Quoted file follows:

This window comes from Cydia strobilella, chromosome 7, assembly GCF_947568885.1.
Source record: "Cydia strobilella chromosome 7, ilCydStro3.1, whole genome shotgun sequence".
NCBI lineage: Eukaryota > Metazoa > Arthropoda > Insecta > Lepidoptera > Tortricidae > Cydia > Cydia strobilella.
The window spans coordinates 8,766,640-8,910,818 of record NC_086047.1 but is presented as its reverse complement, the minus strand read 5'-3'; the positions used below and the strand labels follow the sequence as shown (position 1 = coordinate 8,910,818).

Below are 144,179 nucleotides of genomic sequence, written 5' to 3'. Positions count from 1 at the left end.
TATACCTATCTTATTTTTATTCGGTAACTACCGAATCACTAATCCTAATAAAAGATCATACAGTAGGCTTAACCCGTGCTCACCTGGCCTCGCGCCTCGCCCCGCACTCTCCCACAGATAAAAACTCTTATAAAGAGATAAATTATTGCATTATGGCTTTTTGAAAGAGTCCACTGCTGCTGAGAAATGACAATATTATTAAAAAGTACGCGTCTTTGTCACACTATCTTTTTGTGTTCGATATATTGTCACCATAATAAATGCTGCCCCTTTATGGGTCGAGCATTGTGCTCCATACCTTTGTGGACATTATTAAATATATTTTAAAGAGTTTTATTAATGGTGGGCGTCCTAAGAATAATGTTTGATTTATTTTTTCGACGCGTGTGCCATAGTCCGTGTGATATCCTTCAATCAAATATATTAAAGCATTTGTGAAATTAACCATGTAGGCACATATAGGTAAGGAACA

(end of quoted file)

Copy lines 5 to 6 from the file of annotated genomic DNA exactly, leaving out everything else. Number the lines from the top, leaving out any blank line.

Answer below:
Below are 144,179 nucleotides of genomic sequence, written 5' to 3'. Positions count from 1 at the left end.
TATACCTATCTTATTTTTATTCGGTAACTACCGAATCACTAATCCTAATAAAAGATCATACAGTAGGCTTAACCCGTGCTCACCTGGCCTCGCGCCTCGCCCCGCACTCTCCCACAGATAAAAACTCTTATAAAGAGATAAATTATTGCATTATGGCTTTTTGAAAGAGTCCACTGCTGCTGAGAAATGACAATATTATTAAAAAGTACGCGTCTTTGTCACACTATCTTTTTGTGTTCGATATATTGTCACCATAATAAATGCTGCCCCTTTATGGGTCGAGCATTGTGCTCCATACCTTTGTGGACATTATTAAATATATTTTAAAGAGTTTTATTAATGGTGGGCGTCCTAAGAATAATGTTTGATTTATTTTTTCGACGCGTGTGCCATAGTCCGTGTGATATCCTTCAATCAAATATATTAAAGCATTTGTGAAATTAACCATGTAGGCACATATAGGTAAGGAACA